SUMMARY Insects are a major class of horticultural pests both indoors and outdoors. The economically important insect orders that affect plants are Lepidoptera, Coleoptera, Hymenoptera, and Diptera. Some insects chew, whereas others suck, during feeding. Some insects attack stored products. Important insect pests include aphids, fruit flies, and corn earworms. Spider mites (not true insects) are common pests of horticultural importance. Plant diseases are caused by fungi, bacteria, viruses, and mycoplasma-like organisms. Most infectious plant diseases are caused by fungi. Bacterial diseases of horticultural plants are few. Other animal pests include birds, rodents, and nematodes. REFERENCES AND SUGGESTED READING Agnos, G. N. 1988. Plant pathology. New York: Academic Press. Bohmont, B. L. 1997. The standard pesticide user’s guide. Englewood Cliffs, N.J.: Prentice Hall. Brooklyn Botanical Garden. 2000. Natural disease control: A common-sense approach to plant first aid. Handbook #164. Brooklyn Botanic Garden, Inc., 1000 Washington Avenue, Brooklyn, NY. Cravens, R. H. 1977. Pests and diseases. Alexandria, Va.: Time-Life. Dixon, G. R. 1981. Vegetable crop diseases. Westport, Conn.: AVI Publishing. Ellis, B., and F. Bradley. 1996. The organic gardener’s handbook of natural insect and disease control. Emmaus, Pa.: Rodale Press. Gilberg, L. (ed.). 1993. Garden pests and diseases. Sunset Books. Sunset Publishing Corporation, CA. Klingman, G. C., F. M. Ashton, and L. J. Noordhoff. 1982. Weed science: Principlesand practices, 2d ed. New York: John Wiley & Sons. Olkowski, W., S. Daar, and H. Olkowski. 1995. The gardener’ guide to common-sense pest control. The Tauton Press, USA. Prone, P. 1978. Diseases and pests of ornamental plants, 5th ed. New York: John Wiley & Sons. Ware, G. W. 1988. Complete guide to pest control, 2d ed. Fresno, Calif.: Thomson Publications. Horticultural pests http://www.uky.edu/Ag/Entomology/entfacts/efveg.htm Houseplant pests http://www.ext.colostate.edu/PUBS/insect/05595.html Viral diseases of plants with photos http://plantpathology.tamu.edu/Texlab/Multicrop/virus.html OUTCOMES ASSESSMENT 1. What is a weed? 2. Why is it important to control weeds in horticultural production? 3. Prior to implementing a pest control plan, it is important to know the life-cycle of the pest. Why is this so? 4. Give a specific reason why viral infections commonly do not kill infected plants. 5. Discuss the concept of the disease triangle. 6. Explain the gene-for-gene concept in the understanding of disease incidence in pants. 7. Distinguish between vertical and horizontal disease resistance. 8. The mere presence of a pathogen does not warrant the implementation of pest control. Explain. Outcomes Assessment 239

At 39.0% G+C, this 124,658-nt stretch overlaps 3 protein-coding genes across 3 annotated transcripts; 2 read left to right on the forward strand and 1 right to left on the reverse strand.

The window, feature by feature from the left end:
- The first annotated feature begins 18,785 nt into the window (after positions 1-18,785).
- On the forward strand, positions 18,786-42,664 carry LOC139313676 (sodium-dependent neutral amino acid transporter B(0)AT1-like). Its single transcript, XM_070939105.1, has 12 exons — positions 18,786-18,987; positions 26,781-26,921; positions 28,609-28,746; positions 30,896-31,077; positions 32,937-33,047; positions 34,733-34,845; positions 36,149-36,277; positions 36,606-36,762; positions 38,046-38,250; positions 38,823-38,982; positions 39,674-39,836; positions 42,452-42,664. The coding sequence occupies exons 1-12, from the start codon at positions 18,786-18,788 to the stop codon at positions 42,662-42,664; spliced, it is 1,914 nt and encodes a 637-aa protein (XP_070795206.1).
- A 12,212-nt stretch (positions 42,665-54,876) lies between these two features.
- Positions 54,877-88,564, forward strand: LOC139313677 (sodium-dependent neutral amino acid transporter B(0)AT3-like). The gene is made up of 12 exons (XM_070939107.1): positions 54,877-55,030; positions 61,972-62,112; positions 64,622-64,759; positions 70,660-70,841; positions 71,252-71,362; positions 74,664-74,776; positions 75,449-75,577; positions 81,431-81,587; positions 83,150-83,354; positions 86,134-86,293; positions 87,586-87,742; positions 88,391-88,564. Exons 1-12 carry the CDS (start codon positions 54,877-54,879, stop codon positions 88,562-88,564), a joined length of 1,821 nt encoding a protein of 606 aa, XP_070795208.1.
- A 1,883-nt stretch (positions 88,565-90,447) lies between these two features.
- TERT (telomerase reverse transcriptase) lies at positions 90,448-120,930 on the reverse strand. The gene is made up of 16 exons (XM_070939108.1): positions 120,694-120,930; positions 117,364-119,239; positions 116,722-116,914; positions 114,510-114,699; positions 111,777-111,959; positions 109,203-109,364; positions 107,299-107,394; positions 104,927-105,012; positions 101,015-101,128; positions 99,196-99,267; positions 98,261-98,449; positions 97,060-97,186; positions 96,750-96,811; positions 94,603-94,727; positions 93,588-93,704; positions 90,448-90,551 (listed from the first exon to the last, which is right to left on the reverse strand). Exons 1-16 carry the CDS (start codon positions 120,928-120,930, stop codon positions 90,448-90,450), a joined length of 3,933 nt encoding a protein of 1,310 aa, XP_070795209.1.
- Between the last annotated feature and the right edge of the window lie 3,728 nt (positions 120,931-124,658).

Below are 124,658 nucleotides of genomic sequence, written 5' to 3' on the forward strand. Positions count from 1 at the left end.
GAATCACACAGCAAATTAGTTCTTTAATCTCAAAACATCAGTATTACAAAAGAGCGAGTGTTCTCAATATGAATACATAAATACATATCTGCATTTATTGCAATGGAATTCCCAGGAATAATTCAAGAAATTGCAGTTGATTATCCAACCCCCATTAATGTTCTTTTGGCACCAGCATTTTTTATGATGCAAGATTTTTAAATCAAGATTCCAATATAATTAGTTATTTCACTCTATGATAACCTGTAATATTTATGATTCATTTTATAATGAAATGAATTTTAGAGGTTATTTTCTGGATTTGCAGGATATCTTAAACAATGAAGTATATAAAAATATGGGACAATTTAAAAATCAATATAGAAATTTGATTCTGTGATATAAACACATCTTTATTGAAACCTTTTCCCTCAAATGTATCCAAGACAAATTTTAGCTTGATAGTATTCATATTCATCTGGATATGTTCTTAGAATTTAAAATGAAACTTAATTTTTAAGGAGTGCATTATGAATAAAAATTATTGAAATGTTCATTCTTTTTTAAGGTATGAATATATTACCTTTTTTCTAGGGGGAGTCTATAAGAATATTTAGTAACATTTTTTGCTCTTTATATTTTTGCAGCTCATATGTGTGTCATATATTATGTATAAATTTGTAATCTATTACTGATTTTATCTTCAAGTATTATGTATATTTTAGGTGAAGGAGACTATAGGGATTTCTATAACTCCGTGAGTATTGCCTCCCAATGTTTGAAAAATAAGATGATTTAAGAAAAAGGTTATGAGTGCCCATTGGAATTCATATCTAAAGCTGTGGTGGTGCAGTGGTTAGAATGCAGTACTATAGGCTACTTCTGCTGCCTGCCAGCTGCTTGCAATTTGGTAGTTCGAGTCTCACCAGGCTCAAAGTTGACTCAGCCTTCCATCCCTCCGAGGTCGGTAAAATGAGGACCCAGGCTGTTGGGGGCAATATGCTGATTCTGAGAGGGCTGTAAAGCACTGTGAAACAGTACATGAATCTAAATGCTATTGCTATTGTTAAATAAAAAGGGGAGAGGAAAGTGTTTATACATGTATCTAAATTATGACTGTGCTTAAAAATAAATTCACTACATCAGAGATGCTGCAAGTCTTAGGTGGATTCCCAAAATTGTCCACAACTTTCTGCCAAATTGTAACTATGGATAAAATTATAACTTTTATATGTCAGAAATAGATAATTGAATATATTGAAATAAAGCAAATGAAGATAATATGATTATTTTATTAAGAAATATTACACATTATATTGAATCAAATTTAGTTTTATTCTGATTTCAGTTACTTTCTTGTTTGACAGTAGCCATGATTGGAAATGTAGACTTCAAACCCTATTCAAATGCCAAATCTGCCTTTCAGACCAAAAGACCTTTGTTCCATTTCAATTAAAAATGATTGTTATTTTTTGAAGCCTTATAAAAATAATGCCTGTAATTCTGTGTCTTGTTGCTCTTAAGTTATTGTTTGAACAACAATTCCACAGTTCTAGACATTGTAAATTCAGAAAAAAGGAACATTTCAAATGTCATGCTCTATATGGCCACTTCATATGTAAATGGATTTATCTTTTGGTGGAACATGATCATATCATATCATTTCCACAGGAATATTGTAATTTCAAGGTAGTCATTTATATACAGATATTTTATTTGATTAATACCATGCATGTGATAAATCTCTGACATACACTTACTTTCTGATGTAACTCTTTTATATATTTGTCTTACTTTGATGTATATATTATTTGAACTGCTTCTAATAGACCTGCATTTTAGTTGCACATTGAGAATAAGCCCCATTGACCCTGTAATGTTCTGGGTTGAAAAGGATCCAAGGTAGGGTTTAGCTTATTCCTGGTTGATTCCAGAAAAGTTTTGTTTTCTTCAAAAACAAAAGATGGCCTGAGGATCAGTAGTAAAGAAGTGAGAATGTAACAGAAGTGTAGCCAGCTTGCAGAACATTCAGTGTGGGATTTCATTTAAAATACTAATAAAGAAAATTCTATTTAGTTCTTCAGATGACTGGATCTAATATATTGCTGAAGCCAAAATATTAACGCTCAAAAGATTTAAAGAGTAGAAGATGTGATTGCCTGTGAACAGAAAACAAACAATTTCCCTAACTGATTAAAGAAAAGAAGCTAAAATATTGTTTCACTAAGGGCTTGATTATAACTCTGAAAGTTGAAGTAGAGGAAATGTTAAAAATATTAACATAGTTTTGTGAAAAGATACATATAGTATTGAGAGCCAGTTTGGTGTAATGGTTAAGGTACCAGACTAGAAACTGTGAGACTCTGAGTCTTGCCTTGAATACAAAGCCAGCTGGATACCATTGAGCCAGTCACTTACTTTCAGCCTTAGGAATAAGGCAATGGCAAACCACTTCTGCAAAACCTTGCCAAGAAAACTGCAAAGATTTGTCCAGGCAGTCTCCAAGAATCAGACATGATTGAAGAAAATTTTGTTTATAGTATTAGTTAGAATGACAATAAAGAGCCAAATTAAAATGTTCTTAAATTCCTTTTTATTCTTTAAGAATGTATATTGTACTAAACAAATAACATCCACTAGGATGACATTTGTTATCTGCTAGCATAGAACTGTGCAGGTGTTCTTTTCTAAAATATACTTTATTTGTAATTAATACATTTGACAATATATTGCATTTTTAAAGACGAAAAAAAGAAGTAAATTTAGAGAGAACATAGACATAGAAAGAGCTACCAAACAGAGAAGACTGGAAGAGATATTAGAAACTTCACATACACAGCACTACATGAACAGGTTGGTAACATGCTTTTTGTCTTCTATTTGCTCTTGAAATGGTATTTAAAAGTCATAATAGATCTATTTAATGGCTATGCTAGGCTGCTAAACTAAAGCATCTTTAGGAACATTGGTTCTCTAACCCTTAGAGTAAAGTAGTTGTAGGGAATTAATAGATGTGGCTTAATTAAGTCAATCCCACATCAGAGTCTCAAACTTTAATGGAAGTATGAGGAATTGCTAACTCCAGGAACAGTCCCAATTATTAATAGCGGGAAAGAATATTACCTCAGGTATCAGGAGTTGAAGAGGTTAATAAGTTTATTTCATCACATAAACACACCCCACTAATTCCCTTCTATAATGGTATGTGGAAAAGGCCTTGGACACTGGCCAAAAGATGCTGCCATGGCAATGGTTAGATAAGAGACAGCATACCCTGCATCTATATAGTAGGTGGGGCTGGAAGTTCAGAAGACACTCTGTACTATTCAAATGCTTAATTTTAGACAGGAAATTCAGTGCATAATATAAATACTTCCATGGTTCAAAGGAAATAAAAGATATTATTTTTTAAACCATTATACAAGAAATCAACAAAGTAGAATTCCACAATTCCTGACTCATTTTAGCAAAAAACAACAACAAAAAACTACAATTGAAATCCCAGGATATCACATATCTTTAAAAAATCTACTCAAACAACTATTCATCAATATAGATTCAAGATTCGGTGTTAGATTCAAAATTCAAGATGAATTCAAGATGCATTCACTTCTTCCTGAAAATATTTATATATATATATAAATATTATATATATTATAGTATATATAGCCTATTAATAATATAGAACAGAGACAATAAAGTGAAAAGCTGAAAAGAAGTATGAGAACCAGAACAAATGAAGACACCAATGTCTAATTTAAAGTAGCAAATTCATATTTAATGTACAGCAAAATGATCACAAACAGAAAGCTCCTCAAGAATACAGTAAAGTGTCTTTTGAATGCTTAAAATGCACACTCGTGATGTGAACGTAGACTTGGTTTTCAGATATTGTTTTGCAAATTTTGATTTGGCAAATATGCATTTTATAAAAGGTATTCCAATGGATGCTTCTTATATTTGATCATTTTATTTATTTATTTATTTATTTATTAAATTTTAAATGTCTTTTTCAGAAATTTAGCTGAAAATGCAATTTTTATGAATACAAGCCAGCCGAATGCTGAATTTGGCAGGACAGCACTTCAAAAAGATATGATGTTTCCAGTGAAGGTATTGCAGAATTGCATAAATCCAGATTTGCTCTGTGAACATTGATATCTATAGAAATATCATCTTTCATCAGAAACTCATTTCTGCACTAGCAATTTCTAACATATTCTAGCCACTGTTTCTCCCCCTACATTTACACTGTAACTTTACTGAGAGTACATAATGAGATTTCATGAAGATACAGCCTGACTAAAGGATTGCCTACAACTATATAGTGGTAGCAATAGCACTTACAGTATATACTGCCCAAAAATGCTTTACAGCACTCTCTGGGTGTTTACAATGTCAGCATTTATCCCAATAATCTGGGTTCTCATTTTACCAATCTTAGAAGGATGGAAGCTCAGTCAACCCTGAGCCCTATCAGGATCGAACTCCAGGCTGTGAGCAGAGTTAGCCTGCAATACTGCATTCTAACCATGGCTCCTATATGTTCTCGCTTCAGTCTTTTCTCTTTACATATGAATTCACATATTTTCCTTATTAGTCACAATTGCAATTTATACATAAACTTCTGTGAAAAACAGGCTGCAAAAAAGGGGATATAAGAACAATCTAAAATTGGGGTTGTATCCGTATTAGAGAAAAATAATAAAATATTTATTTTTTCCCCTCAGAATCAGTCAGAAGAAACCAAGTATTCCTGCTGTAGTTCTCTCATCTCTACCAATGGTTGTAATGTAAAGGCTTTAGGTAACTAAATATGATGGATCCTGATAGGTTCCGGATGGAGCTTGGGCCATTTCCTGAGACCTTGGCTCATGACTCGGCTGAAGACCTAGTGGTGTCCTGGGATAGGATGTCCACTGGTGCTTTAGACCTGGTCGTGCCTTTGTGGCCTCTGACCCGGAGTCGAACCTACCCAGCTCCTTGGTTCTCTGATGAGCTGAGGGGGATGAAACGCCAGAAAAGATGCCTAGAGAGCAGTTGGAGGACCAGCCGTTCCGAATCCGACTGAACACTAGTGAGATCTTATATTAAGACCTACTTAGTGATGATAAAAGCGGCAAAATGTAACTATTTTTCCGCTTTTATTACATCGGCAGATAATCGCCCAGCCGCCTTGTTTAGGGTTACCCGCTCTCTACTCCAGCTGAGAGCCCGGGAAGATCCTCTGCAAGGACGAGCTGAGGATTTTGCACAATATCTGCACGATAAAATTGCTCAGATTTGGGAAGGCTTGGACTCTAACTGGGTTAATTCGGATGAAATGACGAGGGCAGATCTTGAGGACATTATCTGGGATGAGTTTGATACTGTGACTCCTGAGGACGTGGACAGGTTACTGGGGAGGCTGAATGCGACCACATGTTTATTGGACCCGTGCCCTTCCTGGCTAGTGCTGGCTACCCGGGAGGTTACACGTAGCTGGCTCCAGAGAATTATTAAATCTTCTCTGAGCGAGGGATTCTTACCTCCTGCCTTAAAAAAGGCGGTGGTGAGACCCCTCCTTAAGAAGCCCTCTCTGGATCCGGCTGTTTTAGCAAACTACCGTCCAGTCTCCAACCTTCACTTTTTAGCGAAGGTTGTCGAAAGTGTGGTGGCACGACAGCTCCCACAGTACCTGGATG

8 Principlesand Methods of Disease and Pest Control PURPOSE AND EXPECTED OUTCOMES This chapter is designed to classify the methods of disease and pest control and discuss the rationale behind their use, their effectiveness, and the environmental consequences of their use. After studying this chapter, the student should be able to 1. Discuss the general principles of pest control. 2. Discuss the rationale behind each of the four control strategies. 3. Classify pesticides. 4. Classify insecticides. 5. Classify herbicides. 6. Discuss the strategies for the safe and effective use of herbicides. 7. Describe the equipment used in the application of pesticides. 8. Describe the pros and cons of each pest-control strategy. 240 OVERVIEW In Chapter 6, we learned that the expressed phenotype depends on the genotype (the kinds of genes) and the environment in which the genes are expressed (P G E). The environment (E) should not be limited to the growth factors (light, moisture, temperature, and nutrients), even though these are the essential components. Biological competitors in the general environment may compete with useful plants for these growth substances to the detriment of the latter or destroy tissues and interrupt physical and developmental functions of cultivated plants. In terms of the environment, some of these competitors are native, or endemic, to particular areas. Others are imported by a variety of modes. Diseases and pests must be controlled because they cause economic loss to a horticultural operation. The loss may come as a result of 1. Increased cost of production (additional inputs) 2. Decreased yield 3. Decreased quality
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